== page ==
5 January 2015

Taliban Insurgency in Afghanistan Impeded by Internecine Warfare Amongst Differing Factions

Azam Ahmed
January 3, 2015

KABUL, Afghanistan — A series of kidnappings and robberies struck northern Helmand Province this summer, paralyzing residents and embarrassing theTaliban leaders who controlled the area.

Responding to growing complaints, the Taliban leadership based in Pakistan ordered a hunt to find the criminals, but soon discovered an inconvenient truth: Their own people were behind the banditry, earning thousands of dollars in ransoms every month. Within a matter of days, the culprits had been captured and executed, including two notorious fighters known as Pickax and Shovel.

Though the episode went largely unnoticed outside the Taliban stronghold, it highlights a question that is on the minds of many: More than 13 years after the war here started, who exactly are the Taliban? Are they the bandits responsible for the abduction and killings of numerous villagers? Or are they the disciplined leaders who hanged the fighters who had taken to criminal tyranny?

Increasingly, it appears, they are both.

More than a decade of constant fighting has deeply changed the movement that the American-led invasion helped remove from power in 2001. Much of the cadre of fighters that first rose up to battle rapacious warlords during the country’s civil war has been killed or remains in exile. On the ground, the movement now relies on a mixed bag of members, many of whom fight under the banner of the Taliban but bear no resemblance to the spiritual movement of the 1990s.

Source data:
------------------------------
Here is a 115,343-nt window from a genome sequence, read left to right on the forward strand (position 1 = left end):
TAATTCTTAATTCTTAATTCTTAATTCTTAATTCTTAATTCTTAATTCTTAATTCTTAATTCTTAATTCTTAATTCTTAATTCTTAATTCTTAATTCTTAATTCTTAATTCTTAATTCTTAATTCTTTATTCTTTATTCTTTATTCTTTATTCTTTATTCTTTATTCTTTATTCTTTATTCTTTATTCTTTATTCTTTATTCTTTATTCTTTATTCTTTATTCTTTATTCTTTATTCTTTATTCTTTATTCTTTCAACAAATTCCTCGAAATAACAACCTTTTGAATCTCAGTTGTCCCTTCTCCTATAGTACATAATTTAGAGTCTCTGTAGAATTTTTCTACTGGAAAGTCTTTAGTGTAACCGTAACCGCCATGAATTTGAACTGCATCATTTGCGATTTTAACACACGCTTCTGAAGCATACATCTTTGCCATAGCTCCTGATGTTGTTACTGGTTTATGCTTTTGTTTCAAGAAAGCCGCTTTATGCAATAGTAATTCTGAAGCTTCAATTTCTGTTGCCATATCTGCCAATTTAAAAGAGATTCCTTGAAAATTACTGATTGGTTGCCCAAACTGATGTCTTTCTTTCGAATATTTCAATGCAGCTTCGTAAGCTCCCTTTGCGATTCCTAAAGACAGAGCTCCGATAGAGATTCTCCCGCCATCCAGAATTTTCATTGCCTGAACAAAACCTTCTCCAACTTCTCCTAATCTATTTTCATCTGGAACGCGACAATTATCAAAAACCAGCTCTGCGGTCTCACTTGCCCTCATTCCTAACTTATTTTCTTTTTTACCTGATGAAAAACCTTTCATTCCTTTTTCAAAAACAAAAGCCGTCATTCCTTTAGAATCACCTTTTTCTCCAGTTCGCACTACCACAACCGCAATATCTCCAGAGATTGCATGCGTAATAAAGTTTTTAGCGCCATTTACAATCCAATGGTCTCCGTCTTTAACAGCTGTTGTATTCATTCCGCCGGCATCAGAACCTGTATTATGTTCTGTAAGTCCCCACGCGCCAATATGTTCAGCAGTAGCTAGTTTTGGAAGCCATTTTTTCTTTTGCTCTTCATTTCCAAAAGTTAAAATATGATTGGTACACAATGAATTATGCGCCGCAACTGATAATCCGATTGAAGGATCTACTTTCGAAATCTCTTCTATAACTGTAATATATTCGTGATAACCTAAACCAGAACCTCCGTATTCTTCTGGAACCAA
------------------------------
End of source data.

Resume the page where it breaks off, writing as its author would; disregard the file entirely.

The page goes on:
The significant military gains the Taliban made in the past year have focused new attention on the group’s character and challenges, as its leaders try to make the case to Afghans that they are stronger and more legitimate rulers than the American-backed government.

Some of the Taliban factions pressing their military goals remain idealists, but many are basically criminals who have used the Taliban brand to further their lucrative enterprises in the opium trade and commodity smuggling, Afghan and Western officials say.

Still others have splintered from the mainstream Taliban, having grown more extreme and less inclined to engage in peace talks. A recent report from the United Nations Security Council said that much of the movement was “opposed to reconciliation” with the government, and it said the likelihood that the Taliban’s core leadership could break the internal stalemate was “slim.”

“The old Taliban leadership is aging, and they have lost their ability to exert command and control from Pakistan,” said Karl W. Eikenberry, a former American ambassador to Afghanistan. “They lost credibility with younger fighters, but also their grasp of day-to-day combat.”